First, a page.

The History of Ballinacurra
In addition to its magnificent Georgian design, The Ballinacurra House also has a rich cultural history reaching back to the 18th century. Due to its location near Ireland’s international transportation links, the Ballinacurra House has always been home to owners who spent extended periods abroad for work or travel. From dignitaries, to a convent, to foreign ambassadors, Ballinacurra has passed through the hands of Europe’s most accomplished figures and families. Today, the estate’s cosmopolitan legacy endures through its structural details left by its many storied owners.
-1770- The Beginning of Ballinacurra
John Swete, the High Sheriff of Cork, inherits £30,000 from his cousin the paymaster for the Duke of Marlborough in England. Swete uses the money to build the Ballinacurra House for his son, John. The home consists of the Mansion House only, and is described as a “small hunting lodge” sited on 300 acres.
-1791- The Bleazby Family
Swete sells the estate and its surrounding 300 acres to the Bleazbys–an affluent and popular family from Cork City who were actively involved in the tanner business. The Bleazbys purchase the home for £5,500.
-1957- John Danford
Over 150 year later, the Bleazbys sell Ballinacurra to John Danford. A brilliant artist and explorer, Danford studied at the Royal Academy of Art. He was later recruited as a U.K. ambassador to Nigeria by the British Council, which often required him to spend extended periods abroad in Trinidad, Manchester, and Sierra Leone. During his time at Ballinacurra, Danford created five themed rooms–African, Elizabethan, Georgian, Japanese, and Victorian–to showcase the many items he had collected during his international travels.
The Ardfoyle Nuns sell the 9-acre walled garden to a local farmer. They use the money from the sale for restoration of their convent in Cork City.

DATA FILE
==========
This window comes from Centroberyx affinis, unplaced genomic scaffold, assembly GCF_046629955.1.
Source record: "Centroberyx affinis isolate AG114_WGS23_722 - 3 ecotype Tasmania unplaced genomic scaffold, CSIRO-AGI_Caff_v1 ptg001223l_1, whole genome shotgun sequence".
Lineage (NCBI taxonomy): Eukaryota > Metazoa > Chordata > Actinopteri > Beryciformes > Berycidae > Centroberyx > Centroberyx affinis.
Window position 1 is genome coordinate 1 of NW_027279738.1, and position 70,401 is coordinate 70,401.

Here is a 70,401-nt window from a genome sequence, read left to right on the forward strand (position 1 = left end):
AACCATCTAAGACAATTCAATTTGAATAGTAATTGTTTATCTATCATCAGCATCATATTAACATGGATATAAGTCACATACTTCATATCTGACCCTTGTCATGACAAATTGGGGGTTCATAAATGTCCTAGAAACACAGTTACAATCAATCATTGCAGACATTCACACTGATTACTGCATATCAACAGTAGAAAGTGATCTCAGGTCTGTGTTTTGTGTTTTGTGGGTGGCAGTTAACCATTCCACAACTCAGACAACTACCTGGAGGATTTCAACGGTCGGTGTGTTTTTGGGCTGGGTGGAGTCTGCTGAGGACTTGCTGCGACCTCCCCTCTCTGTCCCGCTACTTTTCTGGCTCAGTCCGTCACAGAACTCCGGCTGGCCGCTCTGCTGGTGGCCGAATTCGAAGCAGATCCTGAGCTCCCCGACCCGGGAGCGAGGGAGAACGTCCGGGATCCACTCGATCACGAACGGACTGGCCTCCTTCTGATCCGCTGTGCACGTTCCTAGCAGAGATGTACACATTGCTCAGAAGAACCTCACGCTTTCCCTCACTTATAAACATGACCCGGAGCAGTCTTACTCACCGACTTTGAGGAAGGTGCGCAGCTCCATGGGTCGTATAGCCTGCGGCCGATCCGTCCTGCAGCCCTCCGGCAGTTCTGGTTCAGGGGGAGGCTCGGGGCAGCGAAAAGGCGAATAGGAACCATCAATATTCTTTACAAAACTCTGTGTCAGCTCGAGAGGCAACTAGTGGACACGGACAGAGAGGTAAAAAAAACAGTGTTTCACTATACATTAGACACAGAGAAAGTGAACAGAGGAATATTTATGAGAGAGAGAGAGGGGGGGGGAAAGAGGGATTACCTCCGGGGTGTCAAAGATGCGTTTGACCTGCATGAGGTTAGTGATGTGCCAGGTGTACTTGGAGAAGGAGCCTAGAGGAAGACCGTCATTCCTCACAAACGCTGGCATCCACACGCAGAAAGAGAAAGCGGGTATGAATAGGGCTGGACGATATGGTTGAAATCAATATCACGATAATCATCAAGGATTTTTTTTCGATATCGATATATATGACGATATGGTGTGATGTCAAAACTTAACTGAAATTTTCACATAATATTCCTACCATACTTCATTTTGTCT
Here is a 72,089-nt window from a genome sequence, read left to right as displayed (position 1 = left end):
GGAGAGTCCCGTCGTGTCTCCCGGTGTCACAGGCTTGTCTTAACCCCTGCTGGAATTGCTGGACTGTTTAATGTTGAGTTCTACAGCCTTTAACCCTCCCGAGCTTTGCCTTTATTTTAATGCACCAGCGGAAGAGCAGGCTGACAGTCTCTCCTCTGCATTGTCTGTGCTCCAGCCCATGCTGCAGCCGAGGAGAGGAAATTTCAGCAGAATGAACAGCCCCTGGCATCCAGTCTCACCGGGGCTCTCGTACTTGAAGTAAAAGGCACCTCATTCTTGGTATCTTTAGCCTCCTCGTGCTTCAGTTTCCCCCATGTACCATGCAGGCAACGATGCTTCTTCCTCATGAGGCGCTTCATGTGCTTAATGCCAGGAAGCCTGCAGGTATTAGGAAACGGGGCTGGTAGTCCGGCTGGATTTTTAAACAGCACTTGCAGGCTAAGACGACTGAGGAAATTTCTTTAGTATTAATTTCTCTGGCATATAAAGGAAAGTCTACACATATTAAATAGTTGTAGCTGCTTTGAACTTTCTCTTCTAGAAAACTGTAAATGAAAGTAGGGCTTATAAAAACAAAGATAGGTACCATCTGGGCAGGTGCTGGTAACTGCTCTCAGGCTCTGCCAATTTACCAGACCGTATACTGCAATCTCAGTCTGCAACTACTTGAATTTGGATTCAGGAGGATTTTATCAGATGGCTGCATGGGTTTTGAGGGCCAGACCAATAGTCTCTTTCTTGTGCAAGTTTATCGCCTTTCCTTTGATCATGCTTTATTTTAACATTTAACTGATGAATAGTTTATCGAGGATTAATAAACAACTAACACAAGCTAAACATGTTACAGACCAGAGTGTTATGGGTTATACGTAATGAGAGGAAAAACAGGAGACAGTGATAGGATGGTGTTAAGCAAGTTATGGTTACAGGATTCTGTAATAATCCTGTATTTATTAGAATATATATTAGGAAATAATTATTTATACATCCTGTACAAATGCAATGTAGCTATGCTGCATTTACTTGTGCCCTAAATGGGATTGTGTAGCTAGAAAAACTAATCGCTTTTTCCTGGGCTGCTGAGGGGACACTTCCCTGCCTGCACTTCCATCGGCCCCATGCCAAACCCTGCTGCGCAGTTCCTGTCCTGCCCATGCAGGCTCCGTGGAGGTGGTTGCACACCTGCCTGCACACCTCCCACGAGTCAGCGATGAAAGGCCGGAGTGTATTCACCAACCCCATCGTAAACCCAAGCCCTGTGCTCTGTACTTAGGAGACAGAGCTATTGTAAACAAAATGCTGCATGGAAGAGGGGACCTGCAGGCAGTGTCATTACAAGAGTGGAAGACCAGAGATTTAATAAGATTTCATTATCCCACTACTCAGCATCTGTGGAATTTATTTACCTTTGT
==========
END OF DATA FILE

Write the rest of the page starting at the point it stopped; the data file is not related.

Ballinacurra’s current owners, Des and Lisa McGahan, buy the property. They begin an extensive renovation of both the house and grounds.
-2005- The Coach House
Ballinacurra's original Coach House is fully upgraded and renovated.
-2008- The Lodge
The McGahans built the Lodge with its own separate driveway and access to the property.
-1777- Maps of the Roads of Ireland
The Ballinacurra House appears on a map by cartographers George Taylor and Andrew Skinner. Their book Maps of the Roads of Ireland lists the property as belonging to John Swete.
-1831- Ballinacurra's stately ballroom
William Bleazby builds the East and West wings of the property. The construction of the wings is commemorated on the property’s bell tower. Ballinacurra's stately ballroom is also built during this period. Since five of the Bleazby’s seven children were daughters, the family would frequently hold dinner dances in their ballroom in an effort to present their daughters to young Cork bachelors.
Upon Danford’s death, the estate passes to the Ardfoyle Sisters of Cork, who had cared for John in Africa when he had fallen ill. The nuns lived in the centre of the main house and used the rest of the home as a summer retreat.
The Ballinacurra House is sold to Maggie Glicksten, a South African woman who was married to an Irishman. Maggie and her husband live in the home for eight years with their children.
The property was then sold to Michael and Pauline Forsythe. The couple was Irish, but lived as expatriates in various countries. While in Hong Kong, the Forsythes bought Ballinacurra with the intention to retire there. They lived in the house during the summers, while renting it out to various groups during the other parts of the year.
The McGahans buy back the 9-acre walled garden that the Ardfoyle Nuns sold in 1972. The property is restored to its original borders.
Renovation of the Mansion House begins. The McGahans add 14 ensuite bedrooms, and the fabric of the building is completely modernized with electrical wiring, plumbing, heating system, roofing, doors, and windows.
-2007- The Stone Cottage
The property’s Stone Cottage is renovated and upgraded during this period.
The Ballinacurra House is fully restored and modernized.